Students in the Honors program have the opportunity to convert a particular class to Honors by working with their professors to enhance their learning experience. This close interaction with a professor on a project will allow students to learn from your experience, insight, and knowledge, and has the potential to inspire future research or coursework.
An Honors conversion project should consist of work that enriches and deepens the student's experience of the course material. However, because we recognize that professors and courses are unique, the exact content and format of the Honors conversion project are left up to you and the student to decide together. Previous projects have included research papers, film reviews, interviews, in-class PowerPoint presentations, or even case study analysis. We encourage you to look at examples of Honors conversion projects that have been completed by students in the past.
Students doing conversions often comment that the best part of their conversion was the ability to work closely with their professor on a project; so, you should expect to be in contact with your converting student(s) throughout the term. The level and regularity of contact is up to you and the student to decide together: for some it makes sense to have scheduled meetings outside of class while for others staying in regular e-mail contact with the occasional informal chat before class is sufficient. You may use any resources that our office can provide for this project, and we are happy to show you what is available. While we do not anticipate that this conversion will greatly add to your own work for this course we hope that you will put time into establishing a relationship with the student in order to enhance the student's learning from this conversion project. Many instructors have found the conversion process as gratifying for them as it is for the students; each semester we hear how much the instructors enjoyed their conversations with their converting students and how interesting the instructors found their topics and project results.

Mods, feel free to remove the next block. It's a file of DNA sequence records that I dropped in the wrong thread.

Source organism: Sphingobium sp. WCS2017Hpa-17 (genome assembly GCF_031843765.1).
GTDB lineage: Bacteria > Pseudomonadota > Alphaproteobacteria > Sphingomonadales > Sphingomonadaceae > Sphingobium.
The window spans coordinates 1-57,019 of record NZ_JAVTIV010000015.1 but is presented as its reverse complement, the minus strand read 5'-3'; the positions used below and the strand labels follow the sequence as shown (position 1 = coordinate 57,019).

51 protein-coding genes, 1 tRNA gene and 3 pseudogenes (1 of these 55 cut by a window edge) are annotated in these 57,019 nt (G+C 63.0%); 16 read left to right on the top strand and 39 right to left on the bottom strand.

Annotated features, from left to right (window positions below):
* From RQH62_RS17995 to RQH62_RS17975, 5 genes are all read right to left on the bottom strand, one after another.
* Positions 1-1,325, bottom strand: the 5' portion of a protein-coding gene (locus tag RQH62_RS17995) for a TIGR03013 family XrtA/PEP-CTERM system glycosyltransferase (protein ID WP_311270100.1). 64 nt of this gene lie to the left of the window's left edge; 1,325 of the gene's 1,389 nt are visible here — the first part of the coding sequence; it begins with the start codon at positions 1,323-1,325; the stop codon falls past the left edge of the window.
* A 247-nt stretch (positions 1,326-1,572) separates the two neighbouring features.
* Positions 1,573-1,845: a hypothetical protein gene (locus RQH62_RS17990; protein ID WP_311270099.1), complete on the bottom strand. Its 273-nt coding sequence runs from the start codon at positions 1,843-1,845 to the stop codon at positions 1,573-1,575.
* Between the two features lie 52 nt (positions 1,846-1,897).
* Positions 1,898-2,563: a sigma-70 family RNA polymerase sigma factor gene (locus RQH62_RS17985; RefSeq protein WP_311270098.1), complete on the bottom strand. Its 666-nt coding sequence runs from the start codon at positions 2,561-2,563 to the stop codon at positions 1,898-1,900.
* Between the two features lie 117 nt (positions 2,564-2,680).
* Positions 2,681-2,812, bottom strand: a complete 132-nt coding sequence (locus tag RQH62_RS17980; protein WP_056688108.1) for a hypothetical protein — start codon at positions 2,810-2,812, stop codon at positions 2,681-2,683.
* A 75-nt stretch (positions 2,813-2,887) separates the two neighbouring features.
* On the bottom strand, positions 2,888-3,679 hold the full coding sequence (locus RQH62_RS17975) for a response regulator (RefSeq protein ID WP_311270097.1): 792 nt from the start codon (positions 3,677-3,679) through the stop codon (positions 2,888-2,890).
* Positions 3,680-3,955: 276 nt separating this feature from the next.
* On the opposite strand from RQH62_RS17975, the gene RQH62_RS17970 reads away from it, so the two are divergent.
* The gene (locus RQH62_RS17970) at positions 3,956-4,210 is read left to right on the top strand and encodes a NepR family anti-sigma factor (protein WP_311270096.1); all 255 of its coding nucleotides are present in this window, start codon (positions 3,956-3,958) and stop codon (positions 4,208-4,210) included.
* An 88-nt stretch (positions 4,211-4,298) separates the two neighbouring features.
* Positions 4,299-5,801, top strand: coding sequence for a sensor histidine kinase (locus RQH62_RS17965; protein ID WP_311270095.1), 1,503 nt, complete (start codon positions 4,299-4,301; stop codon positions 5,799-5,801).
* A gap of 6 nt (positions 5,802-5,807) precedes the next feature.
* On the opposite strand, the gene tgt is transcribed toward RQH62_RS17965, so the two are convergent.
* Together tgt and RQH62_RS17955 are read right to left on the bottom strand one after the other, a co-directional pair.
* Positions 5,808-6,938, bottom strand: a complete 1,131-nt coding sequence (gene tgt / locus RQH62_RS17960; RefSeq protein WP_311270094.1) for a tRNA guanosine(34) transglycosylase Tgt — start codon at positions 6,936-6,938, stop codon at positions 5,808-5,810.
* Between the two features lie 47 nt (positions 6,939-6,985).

1. An Honors-converted course will count as one of the student's Honors courses for a given semester. The conversion project should not be counted into the student's grade for the course (unless it is an expansion of a required paper or project for the course) but the student must earn at least a "C" in the course to receive the Honors designation.
2. Only students in the LSA Honors Program may do an honors conversion. Any request to convert by a non-LSA Honors Program student will be rejected and no notation will be made on the transcript.
3. Conversions should be supervised by the faculty member teaching the course and are normally not permitted for courses which have an Honors component or Honors equivalent.
4. The Honors Conversion Form must be completed and must include the signature of the instructor, with a brief description of the type of work to be done in the course. The students must then schedule an appointment with an Honors advisor, before the application deadline, to discuss the proposed project. The Honors advisor will make a recommendation to the Director. Final approval must be granted by a Director of the Honors Program. The deadline for submitting the form for Winter 2013 is Tuesday, January 29, 2013.
5. At the end of the semester, the instructor will be asked to confirm whether or not the Honors project was successfully completed by the student. Instructors are asked to respond by May 10, 2013.
6. The Registrar's Office will place Honors indicators on students' transcripts as soon as they are processed, which is usually within the first four to six weeks of the following semester.
Here are some conversion projects that honors students have shared with us, in the students' own words. If you'd like to submit a description of your conversion for this page, please email Daniel Kim (Danjkim@umich.edu).